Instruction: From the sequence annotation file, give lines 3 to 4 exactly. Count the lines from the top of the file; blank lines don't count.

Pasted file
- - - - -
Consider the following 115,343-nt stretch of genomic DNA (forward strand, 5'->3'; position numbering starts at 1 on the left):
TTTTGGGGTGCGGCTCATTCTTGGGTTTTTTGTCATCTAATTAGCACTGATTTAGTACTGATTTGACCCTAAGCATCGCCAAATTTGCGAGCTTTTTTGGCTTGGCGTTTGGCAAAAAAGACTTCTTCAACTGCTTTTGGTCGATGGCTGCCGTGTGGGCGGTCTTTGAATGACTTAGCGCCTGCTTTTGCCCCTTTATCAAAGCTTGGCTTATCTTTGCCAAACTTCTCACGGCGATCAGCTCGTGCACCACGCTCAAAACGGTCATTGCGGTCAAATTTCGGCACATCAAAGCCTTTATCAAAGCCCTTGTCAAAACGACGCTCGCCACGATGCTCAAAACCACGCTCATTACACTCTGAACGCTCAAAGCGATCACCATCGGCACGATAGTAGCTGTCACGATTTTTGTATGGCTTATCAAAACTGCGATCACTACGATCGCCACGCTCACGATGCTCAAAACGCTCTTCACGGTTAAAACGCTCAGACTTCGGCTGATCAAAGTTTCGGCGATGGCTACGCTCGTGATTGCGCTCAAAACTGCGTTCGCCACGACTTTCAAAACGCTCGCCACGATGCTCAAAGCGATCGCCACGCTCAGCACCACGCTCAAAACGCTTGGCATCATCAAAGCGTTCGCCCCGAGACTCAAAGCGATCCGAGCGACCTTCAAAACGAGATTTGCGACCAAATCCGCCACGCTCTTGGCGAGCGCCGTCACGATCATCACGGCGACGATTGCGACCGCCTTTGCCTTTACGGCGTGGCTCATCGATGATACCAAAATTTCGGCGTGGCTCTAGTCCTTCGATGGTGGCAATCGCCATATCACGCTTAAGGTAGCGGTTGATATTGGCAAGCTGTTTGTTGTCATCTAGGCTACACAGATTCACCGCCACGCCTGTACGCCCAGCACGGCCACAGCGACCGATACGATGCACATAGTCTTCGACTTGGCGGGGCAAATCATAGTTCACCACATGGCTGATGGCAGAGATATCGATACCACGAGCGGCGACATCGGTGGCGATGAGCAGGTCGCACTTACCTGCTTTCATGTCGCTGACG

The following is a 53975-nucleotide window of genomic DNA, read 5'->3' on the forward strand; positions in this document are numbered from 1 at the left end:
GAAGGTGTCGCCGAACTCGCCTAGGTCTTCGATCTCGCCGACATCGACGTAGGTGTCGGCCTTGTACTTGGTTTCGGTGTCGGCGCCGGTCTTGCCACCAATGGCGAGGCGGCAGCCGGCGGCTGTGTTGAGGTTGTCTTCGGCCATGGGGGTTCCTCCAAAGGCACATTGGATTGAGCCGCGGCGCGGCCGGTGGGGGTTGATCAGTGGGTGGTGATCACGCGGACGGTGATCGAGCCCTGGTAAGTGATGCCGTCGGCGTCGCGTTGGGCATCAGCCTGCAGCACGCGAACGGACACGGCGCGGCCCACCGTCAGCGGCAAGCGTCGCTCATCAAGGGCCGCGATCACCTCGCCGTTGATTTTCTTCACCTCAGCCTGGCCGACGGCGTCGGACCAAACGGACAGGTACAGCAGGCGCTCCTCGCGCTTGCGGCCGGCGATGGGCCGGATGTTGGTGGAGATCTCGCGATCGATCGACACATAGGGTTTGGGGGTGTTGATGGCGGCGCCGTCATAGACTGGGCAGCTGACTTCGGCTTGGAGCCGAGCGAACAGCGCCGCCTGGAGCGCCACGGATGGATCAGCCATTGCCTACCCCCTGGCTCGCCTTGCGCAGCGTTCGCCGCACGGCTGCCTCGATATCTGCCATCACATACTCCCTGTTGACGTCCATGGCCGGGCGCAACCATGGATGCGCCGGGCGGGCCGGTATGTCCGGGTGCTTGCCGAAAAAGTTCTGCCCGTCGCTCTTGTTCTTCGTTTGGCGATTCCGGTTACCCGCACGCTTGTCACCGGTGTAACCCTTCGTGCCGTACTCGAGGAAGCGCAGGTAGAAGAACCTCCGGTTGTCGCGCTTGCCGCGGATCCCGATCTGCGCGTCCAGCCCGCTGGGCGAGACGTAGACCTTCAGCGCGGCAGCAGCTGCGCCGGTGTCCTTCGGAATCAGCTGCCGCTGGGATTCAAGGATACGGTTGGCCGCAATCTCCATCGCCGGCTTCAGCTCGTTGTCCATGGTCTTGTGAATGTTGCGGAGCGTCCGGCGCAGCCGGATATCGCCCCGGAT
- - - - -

The following is a 53975-nucleotide window of genomic DNA, read 5'->3' on the forward strand; positions in this document are numbered from 1 at the left end:
GAAGGTGTCGCCGAACTCGCCTAGGTCTTCGATCTCGCCGACATCGACGTAGGTGTCGGCCTTGTACTTGGTTTCGGTGTCGGCGCCGGTCTTGCCACCAATGGCGAGGCGGCAGCCGGCGGCTGTGTTGAGGTTGTCTTCGGCCATGGGGGTTCCTCCAAAGGCACATTGGATTGAGCCGCGGCGCGGCCGGTGGGGGTTGATCAGTGGGTGGTGATCACGCGGACGGTGATCGAGCCCTGGTAAGTGATGCCGTCGGCGTCGCGTTGGGCATCAGCCTGCAGCACGCGAACGGACACGGCGCGGCCCACCGTCAGCGGCAAGCGTCGCTCATCAAGGGCCGCGATCACCTCGCCGTTGATTTTCTTCACCTCAGCCTGGCCGACGGCGTCGGACCAAACGGACAGGTACAGCAGGCGCTCCTCGCGCTTGCGGCCGGCGATGGGCCGGATGTTGGTGGAGATCTCGCGATCGATCGACACATAGGGTTTGGGGGTGTTGATGGCGGCGCCGTCATAGACTGGGCAGCTGACTTCGGCTTGGAGCCGAGCGAACAGCGCCGCCTGGAGCGCCACGGATGGATCAGCCATTGCCTACCCCCTGGCTCGCCTTGCGCAGCGTTCGCCGCACGGCTGCCTCGATATCTGCCATCACATACTCCCTGTTGACGTCCATGGCCGGGCGCAACCATGGATGCGCCGGGCGGGCCGGTATGTCCGGGTGCTTGCCGAAAAAGTTCTGCCCGTCGCTCTTGTTCTTCGTTTGGCGATTCCGGTTACCCGCACGCTTGTCACCGGTGTAACCCTTCGTGCCGTACTCGAGGAAGCGCAGGTAGAAGAACCTCCGGTTGTCGCGCTTGCCGCGGATCCCGATCTGCGCGTCCAGCCCGCTGGGCGAGACGTAGACCTTCAGCGCGGCAGCAGCTGCGCCGGTGTCCTTCGGAATCAGCTGCCGCTGGGATTCAAGGATACGGTTGGCCGCAATCTCCATCGCCGGCTTCAGCTCGTTGTCCATGGTCTTGTGAATGTTGCGGAGCGTCCGGCGCAGCCGGATATCGCCCCGGAT